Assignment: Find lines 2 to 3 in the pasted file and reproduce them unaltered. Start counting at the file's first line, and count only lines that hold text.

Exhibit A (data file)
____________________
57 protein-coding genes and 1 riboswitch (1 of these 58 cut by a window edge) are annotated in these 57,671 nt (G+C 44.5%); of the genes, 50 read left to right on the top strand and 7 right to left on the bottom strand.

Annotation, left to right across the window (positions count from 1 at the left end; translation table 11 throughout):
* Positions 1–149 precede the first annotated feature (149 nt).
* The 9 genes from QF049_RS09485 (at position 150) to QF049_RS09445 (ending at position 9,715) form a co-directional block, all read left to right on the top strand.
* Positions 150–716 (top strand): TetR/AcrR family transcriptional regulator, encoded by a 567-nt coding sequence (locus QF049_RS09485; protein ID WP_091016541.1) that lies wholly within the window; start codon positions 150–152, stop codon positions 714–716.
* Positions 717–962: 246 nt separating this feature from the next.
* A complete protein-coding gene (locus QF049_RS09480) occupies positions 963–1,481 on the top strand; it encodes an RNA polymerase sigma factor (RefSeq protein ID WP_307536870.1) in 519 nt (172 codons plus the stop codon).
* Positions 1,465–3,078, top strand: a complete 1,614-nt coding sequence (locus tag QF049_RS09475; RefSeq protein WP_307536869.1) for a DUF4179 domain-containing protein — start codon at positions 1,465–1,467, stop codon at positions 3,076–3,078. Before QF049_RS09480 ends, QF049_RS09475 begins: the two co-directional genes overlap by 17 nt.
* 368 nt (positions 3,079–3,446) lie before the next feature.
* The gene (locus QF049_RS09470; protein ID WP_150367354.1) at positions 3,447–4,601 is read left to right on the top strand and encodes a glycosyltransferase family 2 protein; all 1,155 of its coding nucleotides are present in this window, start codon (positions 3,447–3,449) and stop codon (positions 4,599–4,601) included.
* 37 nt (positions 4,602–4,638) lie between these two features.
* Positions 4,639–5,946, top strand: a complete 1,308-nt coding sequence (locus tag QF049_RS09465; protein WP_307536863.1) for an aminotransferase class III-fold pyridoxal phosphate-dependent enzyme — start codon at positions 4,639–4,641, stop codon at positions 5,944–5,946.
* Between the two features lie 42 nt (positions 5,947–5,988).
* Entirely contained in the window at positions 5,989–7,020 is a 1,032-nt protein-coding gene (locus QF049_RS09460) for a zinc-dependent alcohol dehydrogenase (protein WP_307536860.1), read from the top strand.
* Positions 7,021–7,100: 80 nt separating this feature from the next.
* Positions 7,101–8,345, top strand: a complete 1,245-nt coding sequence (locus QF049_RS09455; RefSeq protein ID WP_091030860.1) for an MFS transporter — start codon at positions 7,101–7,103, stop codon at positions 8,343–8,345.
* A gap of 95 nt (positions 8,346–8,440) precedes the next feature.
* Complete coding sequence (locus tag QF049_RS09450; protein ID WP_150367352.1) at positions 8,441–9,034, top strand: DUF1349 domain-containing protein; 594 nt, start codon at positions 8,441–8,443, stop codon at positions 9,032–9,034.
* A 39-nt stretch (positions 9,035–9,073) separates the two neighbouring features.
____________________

Annotation, left to right across the window (positions count from 1 at the left end; translation table 11 throughout):
* Positions 1–149 precede the first annotated feature (149 nt).